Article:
Long Beach OKs port security projects

Long Beach OKs port security projects

A $3 million plan to install radiation detectors at every port gate was among three Port of Long Beach security projects passed Monday by the Harbor Commission.

The 18 radiation portals would screen all containers leaving the port by truck or train. The port will pay for the portals up front, but would be reimbursed through a federal grant once the project is completed in late fall.

The Bureau of Customs and Border Protection will then take over maintenance and operations. It's estimated that only 2 percent of the more than 3 million cargo containers that leave the port each year are screened.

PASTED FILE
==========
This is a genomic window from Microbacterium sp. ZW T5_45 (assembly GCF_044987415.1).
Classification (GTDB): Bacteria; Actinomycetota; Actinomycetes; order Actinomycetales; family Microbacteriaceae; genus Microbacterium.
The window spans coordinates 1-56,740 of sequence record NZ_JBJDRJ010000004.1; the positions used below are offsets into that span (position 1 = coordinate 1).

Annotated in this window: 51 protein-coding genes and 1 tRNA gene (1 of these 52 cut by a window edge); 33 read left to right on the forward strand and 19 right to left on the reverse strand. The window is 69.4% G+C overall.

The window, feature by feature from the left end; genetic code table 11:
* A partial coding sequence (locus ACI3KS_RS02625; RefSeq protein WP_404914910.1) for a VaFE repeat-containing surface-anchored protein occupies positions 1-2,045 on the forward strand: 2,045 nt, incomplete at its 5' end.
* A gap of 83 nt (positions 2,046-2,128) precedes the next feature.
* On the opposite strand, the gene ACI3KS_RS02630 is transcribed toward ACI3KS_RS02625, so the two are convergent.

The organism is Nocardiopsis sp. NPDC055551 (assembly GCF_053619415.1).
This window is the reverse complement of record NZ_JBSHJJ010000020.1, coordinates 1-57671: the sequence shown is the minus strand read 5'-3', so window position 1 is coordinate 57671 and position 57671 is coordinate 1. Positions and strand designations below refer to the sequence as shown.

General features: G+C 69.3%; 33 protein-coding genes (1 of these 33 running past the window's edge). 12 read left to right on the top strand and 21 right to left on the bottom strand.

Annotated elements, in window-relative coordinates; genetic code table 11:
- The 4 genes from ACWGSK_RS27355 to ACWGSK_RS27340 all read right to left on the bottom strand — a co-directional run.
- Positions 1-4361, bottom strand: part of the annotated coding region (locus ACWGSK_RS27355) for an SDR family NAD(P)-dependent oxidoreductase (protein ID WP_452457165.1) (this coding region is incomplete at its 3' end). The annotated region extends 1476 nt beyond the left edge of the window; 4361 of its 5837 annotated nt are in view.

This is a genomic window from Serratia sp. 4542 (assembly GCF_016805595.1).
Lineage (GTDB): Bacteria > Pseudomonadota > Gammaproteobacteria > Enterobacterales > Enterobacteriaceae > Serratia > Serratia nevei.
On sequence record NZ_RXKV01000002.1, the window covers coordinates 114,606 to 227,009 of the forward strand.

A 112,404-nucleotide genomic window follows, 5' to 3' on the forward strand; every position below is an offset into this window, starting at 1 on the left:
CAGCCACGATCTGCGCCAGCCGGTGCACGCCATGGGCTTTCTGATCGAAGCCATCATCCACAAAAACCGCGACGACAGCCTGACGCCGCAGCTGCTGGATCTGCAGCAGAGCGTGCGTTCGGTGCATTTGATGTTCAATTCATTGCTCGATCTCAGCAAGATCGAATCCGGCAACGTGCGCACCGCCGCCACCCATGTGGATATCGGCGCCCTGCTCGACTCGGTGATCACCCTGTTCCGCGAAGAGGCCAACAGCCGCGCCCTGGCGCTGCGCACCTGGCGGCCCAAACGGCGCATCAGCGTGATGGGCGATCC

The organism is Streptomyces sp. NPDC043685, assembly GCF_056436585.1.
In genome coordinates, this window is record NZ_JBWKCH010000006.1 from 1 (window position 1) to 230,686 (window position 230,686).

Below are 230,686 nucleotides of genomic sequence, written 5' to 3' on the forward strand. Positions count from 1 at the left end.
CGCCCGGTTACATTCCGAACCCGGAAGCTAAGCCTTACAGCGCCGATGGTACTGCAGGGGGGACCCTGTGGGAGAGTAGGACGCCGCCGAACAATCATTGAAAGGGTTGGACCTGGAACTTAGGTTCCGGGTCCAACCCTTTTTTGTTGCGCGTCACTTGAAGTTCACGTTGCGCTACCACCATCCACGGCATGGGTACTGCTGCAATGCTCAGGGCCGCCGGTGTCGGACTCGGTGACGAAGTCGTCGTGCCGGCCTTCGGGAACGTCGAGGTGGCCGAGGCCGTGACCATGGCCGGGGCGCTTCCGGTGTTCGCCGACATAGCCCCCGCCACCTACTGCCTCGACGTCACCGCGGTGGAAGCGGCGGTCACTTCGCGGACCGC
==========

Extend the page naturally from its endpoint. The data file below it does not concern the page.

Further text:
The commission also approved $500,000 for motion detectors for 52 surveillance cameras being installed throughout the port.

The portwide security camera system, which includes a monitoring center, is still being constructed. It was funded with a $4 million federal grant.

And the commission also approved a contract with Long Beach-based Moffatt and Nichol Engineers to develop a five-year security plan. The $175,000 plan, which involves the Port of Los Angeles, aims to wean the ports from individual Homeland Security grants.

The port has received $18 million in security money since Sept. 11, 2001, while the Port of Los Angeles has received another $17 million.